- the homologous structure in other vertebrates, consisting of four chambers in mammals and birds and three chambers in reptiles and amphibians.
- the analogous contractile structure in invertebrate animals, as the tubular heart of the spider and earthworm.
- (used with a singular or plural verb) the suit so marked: Hearts is trump. Hearts are trump.
- (used with a singular verb) a game in which the players try to avoid taking tricks containing this suit.
verb (used with object)
- to fix in the heart.
- to encourage.
- to think seriously about; concern oneself with: He took to heart his father's advice.
- to be deeply affected by; grieve over: She was prone to take criticism too much to heart.
- to make one's intimate feelings or personal affairs known to all: She was not the kind who would wear her heart on her sleeve.
- to be liable to fall in love; fall in love easily: How lovely to be young and wear our hearts on our sleeves!
- with earnestness or zeal.
- with willingness; cordially: She welcomed the visitors with all her heart.
Origin of heart
British Dictionary definitions for after one's own heart
- a red heart-shaped symbol on a playing card
- a card with one or more of these symbols or (when pl.) the suit of cards so marked
- to be kind, thoughtful, or generous
- to mean well
Word Origin for heart
Word Origin and History for after one's own heart
Old English heorte "heart; breast, soul, spirit, will, desire; courage; mind, intellect," from Proto-Germanic *khertan- (cf. Old Saxon herta, Old Frisian herte, Old Norse hjarta, Dutch hart, Old High German herza, German Herz, Gothic hairto), from PIE *kerd- "heart" (cf. Greek kardia, Latin cor, Old Irish cride, Welsh craidd, Hittite kir, Lithuanian širdis, Russian serdce "heart," Breton kreiz "middle," Old Church Slavonic sreda "middle").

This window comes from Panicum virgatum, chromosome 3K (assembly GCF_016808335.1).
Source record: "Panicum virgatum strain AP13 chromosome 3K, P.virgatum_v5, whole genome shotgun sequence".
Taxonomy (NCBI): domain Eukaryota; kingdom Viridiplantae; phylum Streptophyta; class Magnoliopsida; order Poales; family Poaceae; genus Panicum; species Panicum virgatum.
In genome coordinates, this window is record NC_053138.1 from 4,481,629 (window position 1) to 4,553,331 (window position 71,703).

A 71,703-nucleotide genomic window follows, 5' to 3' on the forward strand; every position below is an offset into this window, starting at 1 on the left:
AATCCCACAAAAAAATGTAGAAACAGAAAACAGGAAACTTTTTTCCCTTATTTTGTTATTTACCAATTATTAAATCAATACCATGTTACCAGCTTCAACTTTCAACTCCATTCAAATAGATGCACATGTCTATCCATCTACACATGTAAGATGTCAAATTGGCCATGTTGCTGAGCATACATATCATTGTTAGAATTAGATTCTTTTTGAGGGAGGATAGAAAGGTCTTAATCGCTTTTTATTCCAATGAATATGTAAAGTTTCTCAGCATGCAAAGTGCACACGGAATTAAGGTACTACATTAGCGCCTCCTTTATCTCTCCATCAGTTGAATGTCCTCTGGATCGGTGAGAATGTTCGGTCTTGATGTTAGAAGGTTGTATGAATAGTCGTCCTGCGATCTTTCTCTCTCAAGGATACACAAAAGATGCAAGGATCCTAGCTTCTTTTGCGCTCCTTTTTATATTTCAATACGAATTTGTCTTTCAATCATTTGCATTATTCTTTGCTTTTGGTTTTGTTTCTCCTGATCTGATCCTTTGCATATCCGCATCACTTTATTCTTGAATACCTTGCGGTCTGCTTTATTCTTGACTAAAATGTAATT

Spelling with -ea- is c.1500, reflecting what then was a long vowel, and remained when pronunciation shifted. Most of the figurative senses were present in Old English, including "intellect, memory," now only in by heart. Heart attack attested from 1875; heart disease is from 1864. The card game hearts is so called from 1886.
Medicine definitions for after one's own heart
Science definitions for after one's own heart
Culture definitions for after one's own heart
Idioms and Phrases with after one's own heart (1 of 2)
after one's own heart
To one's own personal liking, as in He's very patient with the slower pupils; he's a teacher after my own heart. This idiom appears in the King James Bible of 1611 (I Samuel 13:14). [Late 1500s]
Idioms and Phrases with after one's own heart (2 of 2)
In addition to the idioms beginning with heart
- heart and soul
- heart goes out to, one's
- heart in it, have one's
- heart in one's mouth, have one's
- heart in the right place, have one's
- heart is set on
- heart misses a beat, one's
- heart not in it
- heart of gold
- heart of stone
- heart of the matter
- heart on one's sleeve
- heart sinks, one's
- heart stands still
- heart to heart
- absence makes the heart grow fonder
- after one's own heart
- at heart
- break someone's heart
- by heart
- change of heart
- cold hands, warm heart
- cross my heart
- cry one's eyes (heart) out
- cut to the quick (heart)
- do one (one's heart) good
- eat one's heart out
- find it in one's heart
- from the bottom of one's heart
- get to the heart of
- give someone heart failure
- half a heart
- harden one's heart
- have a heart
- have no heart for
- heavy heart
- in one's heart of hearts
- lose heart
- lose one's heart to
- near to one's heart
- not have the heart to
- open one's heart
- pour out one's heart
- set one's heart on
- sick at heart
- steal someone's heart
- steel one's heart against
- take heart
- take to heart
- to one's heart's content
- warm heart
- warm the cockles of one's heart
- wear one's heart on one's sleeve
- with all one's heart
- young at heart